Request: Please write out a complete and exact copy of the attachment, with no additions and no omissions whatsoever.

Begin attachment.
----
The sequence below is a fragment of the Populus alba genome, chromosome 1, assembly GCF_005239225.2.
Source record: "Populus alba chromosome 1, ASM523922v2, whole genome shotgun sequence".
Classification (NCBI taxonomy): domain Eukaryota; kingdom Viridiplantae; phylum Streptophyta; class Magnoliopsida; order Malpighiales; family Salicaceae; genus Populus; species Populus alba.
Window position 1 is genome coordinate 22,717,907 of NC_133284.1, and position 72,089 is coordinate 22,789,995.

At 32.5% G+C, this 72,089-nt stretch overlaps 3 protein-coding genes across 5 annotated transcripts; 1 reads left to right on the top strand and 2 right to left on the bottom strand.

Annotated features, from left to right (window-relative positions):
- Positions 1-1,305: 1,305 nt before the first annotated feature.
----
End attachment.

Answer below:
The sequence below is a fragment of the Populus alba genome, chromosome 1, assembly GCF_005239225.2.
Source record: "Populus alba chromosome 1, ASM523922v2, whole genome shotgun sequence".
Classification (NCBI taxonomy): domain Eukaryota; kingdom Viridiplantae; phylum Streptophyta; class Magnoliopsida; order Malpighiales; family Salicaceae; genus Populus; species Populus alba.
Window position 1 is genome coordinate 22,717,907 of NC_133284.1, and position 72,089 is coordinate 22,789,995.

At 32.5% G+C, this 72,089-nt stretch overlaps 3 protein-coding genes across 5 annotated transcripts; 1 reads left to right on the top strand and 2 right to left on the bottom strand.

Annotated features, from left to right (window-relative positions):
- Positions 1-1,305: 1,305 nt before the first annotated feature.